Every covered entity should have a privacy officer, or some other title that's responsible for ensuring compliance with HIPAA and other standards and regulations. As with all compliance-related IT architecture, the privacy officer and/or his team of professionals will be the key drivers of your compliance implementations, as they are the ones responsible for creating policy.
If you haven't started addressing HIPAA compliance from a technical standpoint yet, I would actually advise you to start designing your audit plan with your QA function before designing a compliance architecture with your development team. Although probably counterculture and counterintuitive, this is a best practice adopted from the world of agile software development that I find to be remarkably effective.
Testing for HIPAA compliance
At the core of your implementation will be the tagging of PHI in your data, so good data governance is a must. In the best scenario, your QA team will actually build audit infrastructure that will comb through your solution to see if there's any untagged data in the system. The team members will also want to randomly audit data that's tagged as PHI, as well as data that's not tagged as PHI, to see if there are any gaps in your classifications.
As frightening and painful as audits may be, they're a vital component of the feedback necessary for the proper compliance of anything.
Secondly, they'll want to focus on disclosures. Once PHI is accurately tracked in your system, you're in a position to track where it goes and why. I recommend either setting up a gated publish-subscribe model and/or a request-response system for transferring PHI anywhere. Anytime PHI moves from one place to another record it's called a disclosure, which should be carefully recorded in a disclosure tracker. Every disclosure should be classified as required, permitted, authorized or unauthorized.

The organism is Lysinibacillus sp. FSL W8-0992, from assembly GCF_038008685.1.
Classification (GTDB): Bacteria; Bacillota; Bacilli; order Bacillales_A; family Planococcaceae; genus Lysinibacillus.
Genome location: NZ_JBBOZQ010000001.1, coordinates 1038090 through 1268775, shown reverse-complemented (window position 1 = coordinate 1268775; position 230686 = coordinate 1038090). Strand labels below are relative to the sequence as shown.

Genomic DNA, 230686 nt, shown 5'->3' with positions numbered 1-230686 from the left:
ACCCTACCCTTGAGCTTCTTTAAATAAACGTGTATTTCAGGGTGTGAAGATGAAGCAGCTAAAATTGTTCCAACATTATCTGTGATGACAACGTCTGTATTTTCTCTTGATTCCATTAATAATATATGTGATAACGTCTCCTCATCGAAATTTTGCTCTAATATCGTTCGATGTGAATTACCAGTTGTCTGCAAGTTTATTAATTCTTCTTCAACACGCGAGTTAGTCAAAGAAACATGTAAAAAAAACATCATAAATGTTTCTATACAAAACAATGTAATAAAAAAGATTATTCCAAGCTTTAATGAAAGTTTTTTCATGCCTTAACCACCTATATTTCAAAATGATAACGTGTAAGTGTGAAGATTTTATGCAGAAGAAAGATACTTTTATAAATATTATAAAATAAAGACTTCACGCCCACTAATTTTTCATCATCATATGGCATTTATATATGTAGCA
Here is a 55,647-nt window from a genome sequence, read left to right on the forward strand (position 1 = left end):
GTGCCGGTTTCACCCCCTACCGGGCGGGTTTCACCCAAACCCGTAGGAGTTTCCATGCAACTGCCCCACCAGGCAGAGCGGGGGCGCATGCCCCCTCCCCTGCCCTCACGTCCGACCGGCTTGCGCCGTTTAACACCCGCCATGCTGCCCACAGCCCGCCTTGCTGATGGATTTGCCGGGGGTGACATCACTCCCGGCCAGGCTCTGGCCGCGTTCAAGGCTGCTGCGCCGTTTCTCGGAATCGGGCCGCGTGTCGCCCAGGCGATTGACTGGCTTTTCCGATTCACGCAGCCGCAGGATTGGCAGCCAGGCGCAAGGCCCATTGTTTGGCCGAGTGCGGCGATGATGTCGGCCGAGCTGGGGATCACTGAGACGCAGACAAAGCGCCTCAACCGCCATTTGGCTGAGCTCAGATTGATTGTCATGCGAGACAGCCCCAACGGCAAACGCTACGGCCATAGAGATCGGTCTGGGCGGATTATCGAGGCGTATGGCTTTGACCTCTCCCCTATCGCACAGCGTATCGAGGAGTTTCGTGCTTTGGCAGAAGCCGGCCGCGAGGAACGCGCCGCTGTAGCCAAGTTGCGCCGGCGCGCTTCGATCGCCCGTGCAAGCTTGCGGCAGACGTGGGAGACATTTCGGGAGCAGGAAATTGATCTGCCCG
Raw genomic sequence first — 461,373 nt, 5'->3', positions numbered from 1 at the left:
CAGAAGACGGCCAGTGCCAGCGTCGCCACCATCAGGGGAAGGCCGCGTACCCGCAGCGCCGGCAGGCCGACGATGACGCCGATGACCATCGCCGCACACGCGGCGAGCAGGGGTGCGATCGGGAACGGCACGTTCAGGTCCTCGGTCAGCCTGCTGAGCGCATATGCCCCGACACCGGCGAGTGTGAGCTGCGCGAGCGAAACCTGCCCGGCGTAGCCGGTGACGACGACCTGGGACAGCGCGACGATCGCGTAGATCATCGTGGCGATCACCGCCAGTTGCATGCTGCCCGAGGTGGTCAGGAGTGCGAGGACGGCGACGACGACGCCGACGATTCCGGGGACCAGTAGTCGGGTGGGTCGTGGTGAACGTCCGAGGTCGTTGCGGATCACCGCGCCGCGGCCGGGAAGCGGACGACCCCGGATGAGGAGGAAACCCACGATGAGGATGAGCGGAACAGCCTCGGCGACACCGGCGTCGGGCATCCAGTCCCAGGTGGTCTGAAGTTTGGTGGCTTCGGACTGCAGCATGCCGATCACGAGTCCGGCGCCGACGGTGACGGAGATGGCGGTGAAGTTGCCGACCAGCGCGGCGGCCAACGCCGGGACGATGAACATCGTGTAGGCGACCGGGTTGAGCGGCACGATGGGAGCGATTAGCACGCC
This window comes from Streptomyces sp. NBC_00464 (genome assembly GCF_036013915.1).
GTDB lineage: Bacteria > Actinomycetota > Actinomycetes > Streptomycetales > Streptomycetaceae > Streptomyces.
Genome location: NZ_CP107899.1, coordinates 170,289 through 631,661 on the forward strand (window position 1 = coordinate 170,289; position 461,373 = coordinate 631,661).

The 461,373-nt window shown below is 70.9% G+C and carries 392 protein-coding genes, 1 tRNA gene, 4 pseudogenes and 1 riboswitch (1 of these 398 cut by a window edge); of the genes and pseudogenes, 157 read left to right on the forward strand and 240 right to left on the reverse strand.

A required disclosure is one that is specifically requested by an individual or one of his agents, or a specific request by the Department of Health and Human Services to aid in a compliance investigation. A permitted disclosure is covered by the HIPAA Privacy Rule and does not require an authorization. An authorized disclosure specifically requires authorization by an individual, and an unauthorized disclosure is a violation. To validate authorized disclosures, your QA team should ensure that it is accompanied by a physical record of authorization.
The success of your HIPAA compliance is surprisingly related to how well your QA function is engaged. Make sure you have strong guidance from your privacy officer, and strong test cases in place for the identification of PHI in your data and disclosure tracking. Find out where you stand today by building a simple set of PHI test cases.
John Weathington is President and CEO of Excellent Management Systems Inc., a San Francisco-based management consultancy. For more information, please visit: www.excellentmanagementsystems.com.